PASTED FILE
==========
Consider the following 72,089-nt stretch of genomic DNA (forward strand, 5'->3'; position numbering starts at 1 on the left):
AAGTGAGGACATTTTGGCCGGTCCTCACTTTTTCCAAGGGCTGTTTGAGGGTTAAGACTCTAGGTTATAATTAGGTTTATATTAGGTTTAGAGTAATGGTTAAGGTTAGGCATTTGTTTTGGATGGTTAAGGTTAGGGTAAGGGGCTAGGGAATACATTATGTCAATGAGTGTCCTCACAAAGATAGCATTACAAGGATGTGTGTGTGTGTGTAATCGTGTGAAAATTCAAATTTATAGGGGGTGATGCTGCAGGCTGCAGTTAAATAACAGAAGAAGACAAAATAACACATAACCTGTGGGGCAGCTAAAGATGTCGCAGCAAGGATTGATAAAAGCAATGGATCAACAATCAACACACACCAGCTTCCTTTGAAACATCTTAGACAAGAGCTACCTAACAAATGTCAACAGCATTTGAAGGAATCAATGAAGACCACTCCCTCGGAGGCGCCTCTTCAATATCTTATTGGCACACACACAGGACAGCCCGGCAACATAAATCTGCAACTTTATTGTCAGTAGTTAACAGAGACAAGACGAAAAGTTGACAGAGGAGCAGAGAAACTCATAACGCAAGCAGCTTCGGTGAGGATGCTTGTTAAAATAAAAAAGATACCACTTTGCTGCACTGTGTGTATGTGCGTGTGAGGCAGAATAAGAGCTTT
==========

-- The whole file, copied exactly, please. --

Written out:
Consider the following 72,089-nt stretch of genomic DNA (forward strand, 5'->3'; position numbering starts at 1 on the left):
AAGTGAGGACATTTTGGCCGGTCCTCACTTTTTCCAAGGGCTGTTTGAGGGTTAAGACTCTAGGTTATAATTAGGTTTATATTAGGTTTAGAGTAATGGTTAAGGTTAGGCATTTGTTTTGGATGGTTAAGGTTAGGGTAAGGGGCTAGGGAATACATTATGTCAATGAGTGTCCTCACAAAGATAGCATTACAAGGATGTGTGTGTGTGTGTAATCGTGTGAAAATTCAAATTTATAGGGGGTGATGCTGCAGGCTGCAGTTAAATAACAGAAGAAGACAAAATAACACATAACCTGTGGGGCAGCTAAAGATGTCGCAGCAAGGATTGATAAAAGCAATGGATCAACAATCAACACACACCAGCTTCCTTTGAAACATCTTAGACAAGAGCTACCTAACAAATGTCAACAGCATTTGAAGGAATCAATGAAGACCACTCCCTCGGAGGCGCCTCTTCAATATCTTATTGGCACACACACAGGACAGCCCGGCAACATAAATCTGCAACTTTATTGTCAGTAGTTAACAGAGACAAGACGAAAAGTTGACAGAGGAGCAGAGAAACTCATAACGCAAGCAGCTTCGGTGAGGATGCTTGTTAAAATAAAAAAGATACCACTTTGCTGCACTGTGTGTATGTGCGTGTGAGGCAGAATAAGAGCTTT